An Auburn letter writer recently expressed umbrage (“Dispatch article could be more complete, less partisan,” June 26), occasioned by his perception of a too-liberal editorial bias in the reprinting by the Portland Press Herald of an Associated Press dispatch advancing the notion that Republican conservatives were responsible for holding up Sen. Elizabeth Warren’s Students Emergency Loan Refinancing Act.

However, in his zeal to chastise the editors of the Press Herald for their collective (presumably, left-leaning) approval of the “partisan position” taken by the writer of the dispatch, the letter’s author himself apparently failed to give the matter its due diligence.

“Why were the six absent senators not responsible for this bill’s failure? Which party were they in?” he asked.

A quick glance at the (56-38) Senate vote regarding S. 2432 on that day (June 11) would have revealed that of the six senators not voting, only one was a Democrat – hardly enough to top the supermajority required to bring the bill forward.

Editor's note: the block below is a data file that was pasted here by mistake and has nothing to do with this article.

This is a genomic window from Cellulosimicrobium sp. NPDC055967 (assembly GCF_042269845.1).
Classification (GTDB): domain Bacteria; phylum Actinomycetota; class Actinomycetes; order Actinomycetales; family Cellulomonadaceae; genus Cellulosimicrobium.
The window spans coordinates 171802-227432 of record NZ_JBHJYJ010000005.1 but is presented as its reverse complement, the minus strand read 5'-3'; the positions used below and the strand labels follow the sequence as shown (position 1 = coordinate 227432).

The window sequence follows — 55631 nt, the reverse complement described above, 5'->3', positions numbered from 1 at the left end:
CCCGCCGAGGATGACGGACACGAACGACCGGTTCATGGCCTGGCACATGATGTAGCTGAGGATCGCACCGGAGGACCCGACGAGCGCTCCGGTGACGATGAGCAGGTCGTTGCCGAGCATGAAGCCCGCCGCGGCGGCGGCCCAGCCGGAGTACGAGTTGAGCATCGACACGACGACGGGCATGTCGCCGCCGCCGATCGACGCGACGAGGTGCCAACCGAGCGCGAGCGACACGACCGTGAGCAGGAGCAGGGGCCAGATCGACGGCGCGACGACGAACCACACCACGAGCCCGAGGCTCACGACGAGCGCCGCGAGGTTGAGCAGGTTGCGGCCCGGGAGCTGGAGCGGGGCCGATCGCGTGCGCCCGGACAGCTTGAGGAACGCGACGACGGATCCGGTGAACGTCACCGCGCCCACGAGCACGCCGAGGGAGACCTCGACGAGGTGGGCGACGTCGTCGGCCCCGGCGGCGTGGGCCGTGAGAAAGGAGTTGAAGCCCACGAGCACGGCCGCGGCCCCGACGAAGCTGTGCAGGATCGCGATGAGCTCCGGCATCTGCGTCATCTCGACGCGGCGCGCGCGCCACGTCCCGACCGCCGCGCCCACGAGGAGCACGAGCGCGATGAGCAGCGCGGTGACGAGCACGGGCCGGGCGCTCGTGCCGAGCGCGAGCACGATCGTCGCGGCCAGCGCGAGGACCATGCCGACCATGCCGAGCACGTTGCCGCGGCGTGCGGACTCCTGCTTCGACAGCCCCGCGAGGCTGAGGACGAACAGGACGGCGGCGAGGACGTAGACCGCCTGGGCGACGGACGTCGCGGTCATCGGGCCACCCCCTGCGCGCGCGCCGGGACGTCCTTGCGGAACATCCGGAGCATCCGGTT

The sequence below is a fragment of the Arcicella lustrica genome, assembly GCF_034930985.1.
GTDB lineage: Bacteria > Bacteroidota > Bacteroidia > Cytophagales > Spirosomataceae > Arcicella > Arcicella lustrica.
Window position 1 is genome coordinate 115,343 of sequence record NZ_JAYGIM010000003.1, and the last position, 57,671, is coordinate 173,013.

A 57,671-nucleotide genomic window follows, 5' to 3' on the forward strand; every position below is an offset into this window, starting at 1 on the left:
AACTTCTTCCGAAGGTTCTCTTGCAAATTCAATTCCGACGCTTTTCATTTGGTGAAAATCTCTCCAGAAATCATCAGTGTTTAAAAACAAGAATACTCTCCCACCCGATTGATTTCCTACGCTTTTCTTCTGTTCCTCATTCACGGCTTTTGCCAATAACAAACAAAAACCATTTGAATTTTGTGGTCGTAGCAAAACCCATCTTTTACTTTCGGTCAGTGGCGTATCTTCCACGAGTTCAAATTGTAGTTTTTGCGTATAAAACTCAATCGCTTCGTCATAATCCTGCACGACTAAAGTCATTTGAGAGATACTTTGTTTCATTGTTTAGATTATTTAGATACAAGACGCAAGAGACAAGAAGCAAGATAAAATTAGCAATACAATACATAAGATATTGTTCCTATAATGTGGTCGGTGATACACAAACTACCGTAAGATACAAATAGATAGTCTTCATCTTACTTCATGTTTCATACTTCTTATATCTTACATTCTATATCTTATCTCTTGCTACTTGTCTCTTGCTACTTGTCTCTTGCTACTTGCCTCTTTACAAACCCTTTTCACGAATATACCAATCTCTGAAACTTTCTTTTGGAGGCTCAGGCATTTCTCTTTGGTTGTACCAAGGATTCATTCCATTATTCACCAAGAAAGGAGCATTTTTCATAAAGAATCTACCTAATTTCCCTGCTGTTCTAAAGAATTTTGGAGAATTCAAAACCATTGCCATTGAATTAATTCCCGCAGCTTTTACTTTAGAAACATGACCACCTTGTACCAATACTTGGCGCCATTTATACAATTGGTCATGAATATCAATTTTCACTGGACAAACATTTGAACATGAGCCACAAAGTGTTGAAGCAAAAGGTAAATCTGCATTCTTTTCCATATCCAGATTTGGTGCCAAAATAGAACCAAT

Furthermore, the sole Democratic negative response was that of the majority leader, whose “nay” vote was a procedural one, cast in order to keep the bill alive for future consideration.

Which some might think kind of does place the onus on Senate Republicans regarding the majority’s failure to invoke cloture on the motion to proceed, and the inability of the Senate to take up this important legislation in a timely fashion.

Charles C. Cate